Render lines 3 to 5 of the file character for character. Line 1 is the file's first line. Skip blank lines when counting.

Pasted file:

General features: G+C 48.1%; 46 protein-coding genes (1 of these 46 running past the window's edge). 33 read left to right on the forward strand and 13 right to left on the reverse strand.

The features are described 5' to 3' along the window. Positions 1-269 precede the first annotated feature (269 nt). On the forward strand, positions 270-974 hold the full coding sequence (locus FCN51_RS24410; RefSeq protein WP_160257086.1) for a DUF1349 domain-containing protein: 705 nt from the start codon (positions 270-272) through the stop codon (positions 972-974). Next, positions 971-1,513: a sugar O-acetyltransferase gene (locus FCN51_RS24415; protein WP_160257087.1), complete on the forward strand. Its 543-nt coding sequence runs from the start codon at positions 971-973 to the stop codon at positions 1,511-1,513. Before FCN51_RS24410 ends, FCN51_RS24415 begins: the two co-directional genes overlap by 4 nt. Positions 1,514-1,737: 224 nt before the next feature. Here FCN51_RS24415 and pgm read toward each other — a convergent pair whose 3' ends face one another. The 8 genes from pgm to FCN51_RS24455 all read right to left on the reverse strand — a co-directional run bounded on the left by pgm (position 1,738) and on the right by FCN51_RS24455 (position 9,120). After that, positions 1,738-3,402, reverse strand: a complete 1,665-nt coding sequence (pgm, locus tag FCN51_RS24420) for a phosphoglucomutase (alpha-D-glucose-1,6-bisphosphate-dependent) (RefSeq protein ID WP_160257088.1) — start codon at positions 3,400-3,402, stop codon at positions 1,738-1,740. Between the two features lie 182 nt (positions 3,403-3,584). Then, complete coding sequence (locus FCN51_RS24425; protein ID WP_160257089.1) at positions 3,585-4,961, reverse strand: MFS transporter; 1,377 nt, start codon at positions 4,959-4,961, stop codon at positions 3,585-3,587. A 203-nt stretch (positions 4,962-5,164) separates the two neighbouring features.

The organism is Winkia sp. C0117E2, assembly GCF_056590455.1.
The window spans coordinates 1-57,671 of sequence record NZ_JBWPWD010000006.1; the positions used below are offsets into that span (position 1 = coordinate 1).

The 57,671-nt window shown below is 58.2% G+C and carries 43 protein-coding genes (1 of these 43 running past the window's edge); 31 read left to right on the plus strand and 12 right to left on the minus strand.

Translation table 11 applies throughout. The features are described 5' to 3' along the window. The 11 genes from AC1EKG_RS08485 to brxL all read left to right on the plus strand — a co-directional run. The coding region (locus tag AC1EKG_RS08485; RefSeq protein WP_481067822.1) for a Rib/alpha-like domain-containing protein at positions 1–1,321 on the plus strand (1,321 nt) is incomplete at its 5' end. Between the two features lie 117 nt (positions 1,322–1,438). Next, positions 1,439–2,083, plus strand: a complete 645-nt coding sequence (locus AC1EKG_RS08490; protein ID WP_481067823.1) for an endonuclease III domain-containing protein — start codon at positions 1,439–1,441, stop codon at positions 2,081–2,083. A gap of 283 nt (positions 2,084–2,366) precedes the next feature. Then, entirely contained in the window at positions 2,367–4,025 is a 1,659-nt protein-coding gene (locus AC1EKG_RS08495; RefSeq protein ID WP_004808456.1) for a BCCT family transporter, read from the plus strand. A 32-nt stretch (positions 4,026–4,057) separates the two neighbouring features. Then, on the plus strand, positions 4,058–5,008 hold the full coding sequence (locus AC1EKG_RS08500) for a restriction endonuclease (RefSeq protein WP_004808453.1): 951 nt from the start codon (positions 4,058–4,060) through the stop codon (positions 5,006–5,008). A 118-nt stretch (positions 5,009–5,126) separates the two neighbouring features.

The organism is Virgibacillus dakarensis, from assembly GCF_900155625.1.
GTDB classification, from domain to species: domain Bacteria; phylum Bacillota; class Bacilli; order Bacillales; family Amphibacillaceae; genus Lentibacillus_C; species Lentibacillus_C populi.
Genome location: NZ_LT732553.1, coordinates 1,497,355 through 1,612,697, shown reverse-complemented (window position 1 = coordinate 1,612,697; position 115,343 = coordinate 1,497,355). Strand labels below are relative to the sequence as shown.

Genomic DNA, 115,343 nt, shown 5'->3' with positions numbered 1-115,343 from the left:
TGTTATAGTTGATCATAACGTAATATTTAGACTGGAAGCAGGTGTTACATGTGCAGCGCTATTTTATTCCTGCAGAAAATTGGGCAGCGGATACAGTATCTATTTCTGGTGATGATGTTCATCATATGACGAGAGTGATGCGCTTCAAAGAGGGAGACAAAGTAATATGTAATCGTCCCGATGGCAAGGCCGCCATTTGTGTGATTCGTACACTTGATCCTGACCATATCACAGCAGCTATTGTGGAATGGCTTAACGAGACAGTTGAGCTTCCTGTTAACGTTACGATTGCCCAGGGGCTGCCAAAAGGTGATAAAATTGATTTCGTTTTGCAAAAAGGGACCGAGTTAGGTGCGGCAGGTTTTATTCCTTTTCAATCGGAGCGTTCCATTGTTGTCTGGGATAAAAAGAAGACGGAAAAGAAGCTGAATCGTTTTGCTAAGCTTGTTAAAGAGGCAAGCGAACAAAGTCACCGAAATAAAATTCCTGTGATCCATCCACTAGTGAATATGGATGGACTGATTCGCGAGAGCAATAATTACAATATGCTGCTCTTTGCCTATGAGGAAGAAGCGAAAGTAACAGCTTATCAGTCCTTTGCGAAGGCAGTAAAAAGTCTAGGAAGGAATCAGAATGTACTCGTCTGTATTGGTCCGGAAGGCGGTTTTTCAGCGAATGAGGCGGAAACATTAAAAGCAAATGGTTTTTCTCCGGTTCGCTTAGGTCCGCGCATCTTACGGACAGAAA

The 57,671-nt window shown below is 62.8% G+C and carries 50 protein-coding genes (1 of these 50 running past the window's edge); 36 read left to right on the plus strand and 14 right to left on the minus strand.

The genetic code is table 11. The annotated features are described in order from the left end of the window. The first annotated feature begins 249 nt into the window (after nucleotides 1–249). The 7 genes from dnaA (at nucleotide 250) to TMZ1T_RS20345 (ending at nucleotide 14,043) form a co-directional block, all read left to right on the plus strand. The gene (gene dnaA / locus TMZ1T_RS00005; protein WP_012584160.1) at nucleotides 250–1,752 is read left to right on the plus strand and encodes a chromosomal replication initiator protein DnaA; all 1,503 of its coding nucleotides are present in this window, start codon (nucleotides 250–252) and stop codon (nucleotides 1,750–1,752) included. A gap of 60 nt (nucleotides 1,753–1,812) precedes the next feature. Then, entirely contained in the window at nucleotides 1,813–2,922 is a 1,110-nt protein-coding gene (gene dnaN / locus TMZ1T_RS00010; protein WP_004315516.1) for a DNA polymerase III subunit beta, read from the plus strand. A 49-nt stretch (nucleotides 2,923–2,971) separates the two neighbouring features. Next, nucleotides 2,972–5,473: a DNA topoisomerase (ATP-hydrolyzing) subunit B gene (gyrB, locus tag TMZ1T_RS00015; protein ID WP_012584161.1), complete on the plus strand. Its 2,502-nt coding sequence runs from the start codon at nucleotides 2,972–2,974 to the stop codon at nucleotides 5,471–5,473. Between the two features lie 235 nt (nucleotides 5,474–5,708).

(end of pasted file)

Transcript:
The organism is Winkia sp. C0117E2, assembly GCF_056590455.1.
The window spans coordinates 1-57,671 of sequence record NZ_JBWPWD010000006.1; the positions used below are offsets into that span (position 1 = coordinate 1).

The 57,671-nt window shown below is 58.2% G+C and carries 43 protein-coding genes (1 of these 43 running past the window's edge); 31 read left to right on the plus strand and 12 right to left on the minus strand.